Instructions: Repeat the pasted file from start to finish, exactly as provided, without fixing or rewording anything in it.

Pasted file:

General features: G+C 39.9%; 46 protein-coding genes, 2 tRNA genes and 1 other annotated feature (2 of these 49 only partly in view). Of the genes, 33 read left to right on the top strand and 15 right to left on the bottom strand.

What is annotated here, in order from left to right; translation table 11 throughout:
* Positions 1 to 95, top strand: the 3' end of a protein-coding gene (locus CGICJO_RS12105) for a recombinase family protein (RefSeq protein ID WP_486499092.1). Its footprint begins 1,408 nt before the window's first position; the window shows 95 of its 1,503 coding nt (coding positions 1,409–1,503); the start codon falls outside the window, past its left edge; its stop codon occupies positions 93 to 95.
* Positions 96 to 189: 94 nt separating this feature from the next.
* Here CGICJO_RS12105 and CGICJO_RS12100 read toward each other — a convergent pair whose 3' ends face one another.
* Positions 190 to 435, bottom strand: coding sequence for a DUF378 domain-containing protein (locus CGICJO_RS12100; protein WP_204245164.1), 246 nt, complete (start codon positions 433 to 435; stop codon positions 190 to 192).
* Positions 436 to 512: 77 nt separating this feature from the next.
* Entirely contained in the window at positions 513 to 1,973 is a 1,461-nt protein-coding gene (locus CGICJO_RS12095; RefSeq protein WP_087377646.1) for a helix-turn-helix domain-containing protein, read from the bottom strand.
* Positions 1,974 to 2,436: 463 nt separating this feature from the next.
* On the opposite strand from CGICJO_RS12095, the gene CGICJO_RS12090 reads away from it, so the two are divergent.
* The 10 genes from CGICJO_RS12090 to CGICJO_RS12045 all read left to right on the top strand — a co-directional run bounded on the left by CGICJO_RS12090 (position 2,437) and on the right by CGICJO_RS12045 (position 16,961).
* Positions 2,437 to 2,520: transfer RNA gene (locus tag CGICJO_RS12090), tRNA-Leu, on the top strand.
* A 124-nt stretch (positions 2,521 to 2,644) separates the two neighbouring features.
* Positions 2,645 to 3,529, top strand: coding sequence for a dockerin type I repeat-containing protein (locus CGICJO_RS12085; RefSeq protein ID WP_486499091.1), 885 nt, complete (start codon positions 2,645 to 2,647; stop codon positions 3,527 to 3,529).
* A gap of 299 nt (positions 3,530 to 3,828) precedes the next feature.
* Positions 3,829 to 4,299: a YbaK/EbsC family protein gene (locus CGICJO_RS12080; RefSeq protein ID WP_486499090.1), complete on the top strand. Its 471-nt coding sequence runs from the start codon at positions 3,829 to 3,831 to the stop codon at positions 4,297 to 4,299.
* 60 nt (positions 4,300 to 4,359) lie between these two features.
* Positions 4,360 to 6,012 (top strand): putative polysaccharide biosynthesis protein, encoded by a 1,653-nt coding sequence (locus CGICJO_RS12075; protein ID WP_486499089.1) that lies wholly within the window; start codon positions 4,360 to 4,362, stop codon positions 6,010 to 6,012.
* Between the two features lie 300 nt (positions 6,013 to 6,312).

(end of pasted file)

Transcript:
General features: G+C 39.9%; 46 protein-coding genes, 2 tRNA genes and 1 other annotated feature (2 of these 49 only partly in view). Of the genes, 33 read left to right on the top strand and 15 right to left on the bottom strand.

What is annotated here, in order from left to right; translation table 11 throughout:
* Positions 1 to 95, top strand: the 3' end of a protein-coding gene (locus CGICJO_RS12105) for a recombinase family protein (RefSeq protein ID WP_486499092.1). Its footprint begins 1,408 nt before the window's first position; the window shows 95 of its 1,503 coding nt (coding positions 1,409–1,503); the start codon falls outside the window, past its left edge; its stop codon occupies positions 93 to 95.
* Positions 96 to 189: 94 nt separating this feature from the next.
* Here CGICJO_RS12105 and CGICJO_RS12100 read toward each other — a convergent pair whose 3' ends face one another.
* Positions 190 to 435, bottom strand: coding sequence for a DUF378 domain-containing protein (locus CGICJO_RS12100; protein WP_204245164.1), 246 nt, complete (start codon positions 433 to 435; stop codon positions 190 to 192).
* Positions 436 to 512: 77 nt separating this feature from the next.
* Entirely contained in the window at positions 513 to 1,973 is a 1,461-nt protein-coding gene (locus CGICJO_RS12095; RefSeq protein WP_087377646.1) for a helix-turn-helix domain-containing protein, read from the bottom strand.
* Positions 1,974 to 2,436: 463 nt separating this feature from the next.
* On the opposite strand from CGICJO_RS12095, the gene CGICJO_RS12090 reads away from it, so the two are divergent.
* The 10 genes from CGICJO_RS12090 to CGICJO_RS12045 all read left to right on the top strand — a co-directional run bounded on the left by CGICJO_RS12090 (position 2,437) and on the right by CGICJO_RS12045 (position 16,961).
* Positions 2,437 to 2,520: transfer RNA gene (locus tag CGICJO_RS12090), tRNA-Leu, on the top strand.
* A 124-nt stretch (positions 2,521 to 2,644) separates the two neighbouring features.
* Positions 2,645 to 3,529, top strand: coding sequence for a dockerin type I repeat-containing protein (locus CGICJO_RS12085; RefSeq protein ID WP_486499091.1), 885 nt, complete (start codon positions 2,645 to 2,647; stop codon positions 3,527 to 3,529).
* A gap of 299 nt (positions 3,530 to 3,828) precedes the next feature.
* Positions 3,829 to 4,299: a YbaK/EbsC family protein gene (locus CGICJO_RS12080; RefSeq protein ID WP_486499090.1), complete on the top strand. Its 471-nt coding sequence runs from the start codon at positions 3,829 to 3,831 to the stop codon at positions 4,297 to 4,299.
* 60 nt (positions 4,300 to 4,359) lie between these two features.
* Positions 4,360 to 6,012 (top strand): putative polysaccharide biosynthesis protein, encoded by a 1,653-nt coding sequence (locus CGICJO_RS12075; protein ID WP_486499089.1) that lies wholly within the window; start codon positions 4,360 to 4,362, stop codon positions 6,010 to 6,012.
* Between the two features lie 300 nt (positions 6,013 to 6,312).